A Primer On Gun Technology And Weapons Bans
Updated When I started posting articles on Facebook related to gun control, my gun-toting friends — in the main — weren’t happy with me. They told me in no uncertain terms that I didn’t know what I was talking about. They said I was being inflammatory and had a responsibility to not share inaccurate news stories or commentary.
But the more they posted, the more it felt like they were shouting at me. Verbal attacks, as it were.
Thankfully, I got this Simple Primer on Assault Weapons in an email from another friend. He owns a gun but isn’t a shouter. (For the record, I grew up with guns, too.)
I encourage everyone to read this because
- The author, Brad Taylor, writes clearly and, more importantly, pretty dispassionately
- He’s credentialed in my book: a retired Special Forces Lieutenant Colonel and former Assistant Professor of Military Science at The Citadel in Charleston, SC.
But here is the primer in a nutshell:
You can ban guns based on how they operate or you can ban guns by name (make and model). Neither is going to work, according to Taylor. Here’s why.
If you try the former, you wind up banning deer rifles, target pistols and shotguns used for duck hunting. That’s because modern rifles are semi-automatics. That is, they fire a single bullet when the trigger is pulled. No need to ratchet a bullet into the chamber manually. You know, like in the westerns where the sheriff walks down the street with rifle in hand, manually cocked and ready for one shot. (Note: Australia has severely limited legal ownership of semi-automatic rifles.)
Added: a friend who is a hunter tells me that hunting rifles are also available with bolt action. I do not know why Brad Taylor failed to mention this. If that is the case, then it would be possible to ban semi-automatic long arms and still have long arms for hunting. What this would do to the “sport” of precision shooting, I do not know. Clearly it would put a dent in long arms sales.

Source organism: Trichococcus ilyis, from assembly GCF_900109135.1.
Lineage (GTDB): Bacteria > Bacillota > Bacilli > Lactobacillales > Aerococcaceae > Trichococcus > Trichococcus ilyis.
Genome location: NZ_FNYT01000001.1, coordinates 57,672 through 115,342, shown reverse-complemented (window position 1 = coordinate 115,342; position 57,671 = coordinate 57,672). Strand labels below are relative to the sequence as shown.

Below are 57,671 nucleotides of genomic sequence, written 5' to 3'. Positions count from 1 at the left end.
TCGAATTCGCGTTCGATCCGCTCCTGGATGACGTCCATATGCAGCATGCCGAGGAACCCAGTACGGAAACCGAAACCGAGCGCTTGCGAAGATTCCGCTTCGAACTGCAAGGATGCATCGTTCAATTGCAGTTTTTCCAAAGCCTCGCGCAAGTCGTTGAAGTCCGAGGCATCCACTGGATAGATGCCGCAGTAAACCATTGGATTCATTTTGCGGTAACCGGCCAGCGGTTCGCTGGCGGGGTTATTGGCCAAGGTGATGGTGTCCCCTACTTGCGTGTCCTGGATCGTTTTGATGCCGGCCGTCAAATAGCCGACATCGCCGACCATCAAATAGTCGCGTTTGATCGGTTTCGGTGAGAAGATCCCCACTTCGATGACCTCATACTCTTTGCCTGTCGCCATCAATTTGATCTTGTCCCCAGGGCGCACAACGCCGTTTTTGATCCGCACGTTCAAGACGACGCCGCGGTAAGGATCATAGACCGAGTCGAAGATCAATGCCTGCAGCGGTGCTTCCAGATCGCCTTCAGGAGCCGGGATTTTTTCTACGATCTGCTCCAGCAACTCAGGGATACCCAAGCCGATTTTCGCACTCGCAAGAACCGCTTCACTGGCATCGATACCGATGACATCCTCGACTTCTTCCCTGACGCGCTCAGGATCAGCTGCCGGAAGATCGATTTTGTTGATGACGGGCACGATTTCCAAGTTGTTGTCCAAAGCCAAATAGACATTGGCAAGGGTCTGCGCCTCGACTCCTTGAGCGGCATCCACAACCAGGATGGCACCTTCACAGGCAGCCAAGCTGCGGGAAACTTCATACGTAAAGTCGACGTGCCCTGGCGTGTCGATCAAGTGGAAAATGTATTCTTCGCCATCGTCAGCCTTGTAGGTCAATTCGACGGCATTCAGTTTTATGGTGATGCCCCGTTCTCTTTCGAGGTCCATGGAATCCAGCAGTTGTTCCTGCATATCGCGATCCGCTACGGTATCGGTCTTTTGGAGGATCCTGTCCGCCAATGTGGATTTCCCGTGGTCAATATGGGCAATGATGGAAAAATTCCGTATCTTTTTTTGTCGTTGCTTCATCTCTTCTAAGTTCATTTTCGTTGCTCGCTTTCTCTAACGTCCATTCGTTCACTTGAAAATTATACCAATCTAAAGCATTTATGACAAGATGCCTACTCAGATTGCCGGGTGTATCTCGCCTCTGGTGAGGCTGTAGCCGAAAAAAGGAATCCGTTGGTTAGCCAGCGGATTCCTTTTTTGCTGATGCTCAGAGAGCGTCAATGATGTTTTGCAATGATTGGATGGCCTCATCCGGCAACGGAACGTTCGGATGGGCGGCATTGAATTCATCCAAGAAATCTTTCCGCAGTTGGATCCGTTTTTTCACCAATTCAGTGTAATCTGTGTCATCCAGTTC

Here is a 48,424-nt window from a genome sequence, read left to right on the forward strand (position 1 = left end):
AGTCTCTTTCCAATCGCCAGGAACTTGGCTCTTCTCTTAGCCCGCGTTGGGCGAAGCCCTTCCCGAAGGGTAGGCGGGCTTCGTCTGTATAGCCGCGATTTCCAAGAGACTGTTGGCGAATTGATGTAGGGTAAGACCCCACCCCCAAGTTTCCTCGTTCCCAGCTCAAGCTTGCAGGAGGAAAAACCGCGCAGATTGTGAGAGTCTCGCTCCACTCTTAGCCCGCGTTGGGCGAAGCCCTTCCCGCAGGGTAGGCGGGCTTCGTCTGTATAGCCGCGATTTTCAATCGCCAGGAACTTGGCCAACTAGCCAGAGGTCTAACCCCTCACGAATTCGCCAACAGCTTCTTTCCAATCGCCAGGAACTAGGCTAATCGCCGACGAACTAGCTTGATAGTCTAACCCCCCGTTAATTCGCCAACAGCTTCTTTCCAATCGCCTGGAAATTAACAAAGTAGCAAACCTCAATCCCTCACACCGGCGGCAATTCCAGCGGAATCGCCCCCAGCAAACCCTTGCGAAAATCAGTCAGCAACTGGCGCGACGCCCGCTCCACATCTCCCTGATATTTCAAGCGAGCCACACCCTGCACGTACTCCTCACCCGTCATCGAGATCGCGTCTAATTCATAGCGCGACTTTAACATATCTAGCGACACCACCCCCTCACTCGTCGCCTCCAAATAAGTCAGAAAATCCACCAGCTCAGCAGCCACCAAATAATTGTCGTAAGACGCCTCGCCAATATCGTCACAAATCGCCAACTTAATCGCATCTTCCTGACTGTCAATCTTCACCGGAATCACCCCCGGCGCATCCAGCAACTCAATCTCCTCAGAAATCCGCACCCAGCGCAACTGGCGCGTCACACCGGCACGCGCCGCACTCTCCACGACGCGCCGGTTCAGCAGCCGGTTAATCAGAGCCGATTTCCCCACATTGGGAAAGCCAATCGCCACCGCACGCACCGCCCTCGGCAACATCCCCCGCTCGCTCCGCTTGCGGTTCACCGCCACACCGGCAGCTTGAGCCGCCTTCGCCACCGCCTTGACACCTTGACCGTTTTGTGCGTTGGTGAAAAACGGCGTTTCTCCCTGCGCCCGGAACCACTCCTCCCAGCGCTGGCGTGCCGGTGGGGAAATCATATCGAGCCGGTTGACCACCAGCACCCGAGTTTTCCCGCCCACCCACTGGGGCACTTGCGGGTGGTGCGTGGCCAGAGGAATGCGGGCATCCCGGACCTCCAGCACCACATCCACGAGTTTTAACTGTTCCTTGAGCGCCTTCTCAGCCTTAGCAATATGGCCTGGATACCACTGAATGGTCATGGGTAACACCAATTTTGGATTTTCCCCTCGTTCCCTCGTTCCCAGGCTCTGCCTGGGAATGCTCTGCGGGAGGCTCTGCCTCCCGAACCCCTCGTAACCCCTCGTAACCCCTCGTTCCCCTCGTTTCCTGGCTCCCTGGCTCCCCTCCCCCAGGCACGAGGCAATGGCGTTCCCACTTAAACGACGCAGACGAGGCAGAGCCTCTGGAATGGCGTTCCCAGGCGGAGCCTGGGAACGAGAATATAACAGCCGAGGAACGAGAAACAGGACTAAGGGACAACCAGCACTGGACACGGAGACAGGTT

Let me say this again: banning semi-automatic weapons bans all modern guns. Read Taylor’s primer to understand why he says firearms are a lump sum.
If you try the latter (per the 1994 ban), then the gun manufacturers simply change the item name. (It seems to me there should be some way to counter this evasion.) Here’s Taylor on the gun I’ve used as an illustration at the top of this post:
You can ban it outright – as the ’94 Assault Weapons Ban did, IE – “the TEC 9 is now illegal for sale”. Four months later the maker changes the name to “Homedefender 10” and starts selling again (actually they changed it to “AB-10”, as in “After Ban”).
There are two other factors that determine the “deadliness” of modern guns:
- The caliber and type of the bullet
- How many rounds can you shoot before adding more bullets
According to Taylor, if you ban a caliber (the diameter of the bullet), gun manufacturers will simply retool the weapon. This is a variation on renaming an existing model to circumvent a ban. That’s because guns are big business, a $4+ billion industry. The March Sturm, Ruger & Company, Inc. recently donated $1.254 million to the NRA — one dollar per gun sold in its campaign.
Hollow point bullets are banned by the The Hague Convention of 1899 for international conflicts. Hollow point bullets cause more damage to our bodies; at high velocity, a normal bullet will simply pass through the body. Hollow points are designed to flatten and expand; no small hole from these. Hollow points are not banned in the U.S.